Health care is a good reminder of the limits of knowledge and science and that human fallibility pervades all professions and activities. We will all recall the advice we have been getting for a number of years about eating more anti-oxidants or even taking supplements to that end. Well, think again, a new paper outlines the change in recommendations caused by further research. The original recommendation came about because oxidative damage is a common cellular process. Antioxidants that might limit this damage are present in a normal diet. Some research suggests that taking more might actually have bad health effects, with a recent Canadian study even suggesting that taking supplements may increase mortality. Meanwhile a multi-billion dollar business has of course come into being to sell antioxidant supplements and foods. Here is one paper that reviews the issues surrounding antioxidant use. (AO Paper) You can find others if you Google the term. One thing the article points out is that initial enthusiasm was based on in vitro, or outside the body, research, and in the body, antioxidants just didn’t work the same. Some “experts” claimed just giving higher doses could overcome these limitations, but of course, like most chemicals, high doses of antioxidants have clear toxic effects. The author is sympathetic to the value of antioxidants, while recognizing that there are misconceptions, both positive and negative about their use. My review of several articles would lead me to believe that the only recommendation that currently makes sense is to eat a healthy diet; if you do, you will probably get all the antioxidants you need and you can avoid the cost and risk of supplements.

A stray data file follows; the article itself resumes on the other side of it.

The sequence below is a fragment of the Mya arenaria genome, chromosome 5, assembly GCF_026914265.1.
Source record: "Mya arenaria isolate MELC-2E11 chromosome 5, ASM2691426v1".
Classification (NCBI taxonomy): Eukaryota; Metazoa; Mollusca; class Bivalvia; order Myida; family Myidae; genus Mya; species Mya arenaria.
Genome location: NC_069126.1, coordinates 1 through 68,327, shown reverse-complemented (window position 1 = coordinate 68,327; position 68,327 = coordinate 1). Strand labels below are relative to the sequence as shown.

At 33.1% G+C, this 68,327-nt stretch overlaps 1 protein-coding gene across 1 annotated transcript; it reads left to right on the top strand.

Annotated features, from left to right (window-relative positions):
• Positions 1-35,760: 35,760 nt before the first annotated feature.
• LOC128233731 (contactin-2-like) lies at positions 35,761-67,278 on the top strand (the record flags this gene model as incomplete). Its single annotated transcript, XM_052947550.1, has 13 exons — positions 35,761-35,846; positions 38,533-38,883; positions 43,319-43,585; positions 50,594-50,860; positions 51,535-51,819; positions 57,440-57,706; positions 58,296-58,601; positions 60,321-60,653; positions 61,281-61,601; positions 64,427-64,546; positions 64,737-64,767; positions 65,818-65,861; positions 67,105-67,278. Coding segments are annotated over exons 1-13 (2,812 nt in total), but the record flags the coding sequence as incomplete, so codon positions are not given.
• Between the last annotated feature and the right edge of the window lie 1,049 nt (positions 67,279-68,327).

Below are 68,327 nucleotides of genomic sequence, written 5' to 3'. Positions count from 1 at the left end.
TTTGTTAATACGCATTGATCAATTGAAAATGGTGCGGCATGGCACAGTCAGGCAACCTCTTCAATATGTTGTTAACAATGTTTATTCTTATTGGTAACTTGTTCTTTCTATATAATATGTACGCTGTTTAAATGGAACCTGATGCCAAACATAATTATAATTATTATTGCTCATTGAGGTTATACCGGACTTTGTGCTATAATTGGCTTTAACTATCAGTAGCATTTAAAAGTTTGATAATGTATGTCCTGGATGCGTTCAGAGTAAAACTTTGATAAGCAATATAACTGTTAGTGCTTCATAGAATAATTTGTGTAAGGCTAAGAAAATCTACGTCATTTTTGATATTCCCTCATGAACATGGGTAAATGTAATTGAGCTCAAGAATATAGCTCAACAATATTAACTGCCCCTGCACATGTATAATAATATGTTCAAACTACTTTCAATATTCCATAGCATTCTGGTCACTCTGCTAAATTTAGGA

The important thing from the antioxidant example, however, is to understand how critical it is to be, well, skeptical about health recommendations. There are many examples of this; changing blood sugar and hypertension guidelines are ones that come to mind. The human body is a complex system. Understanding the effect of one variable or factor is very difficult in such a system. The body has a variety of responses to perturbations of any one parameter or factor. Those responses may elicit further responses. Feedbacks and other responses may be non-linear. So any treatment that impacts human biochemistry is always likely to have unseen consequences. Even the largest clinical trials may not be long enough or sophisticated enough to catch all those unexpected consequences. The desire for economic gain and recognition of oneself are powerful human motivators that tend to lead even supposed scientists and experts to make recommendations and pronouncements that are unsupported by truly valid research findings. Our health is a serious matter, we all need to be on guard against poor advice, and the scientists and experts we are relying on should be especially vigilant for errors in their own thought and analytic processes. And the same is true for matters outside of health care–climate change come to mind for anyone? Another complex and poorly understood system.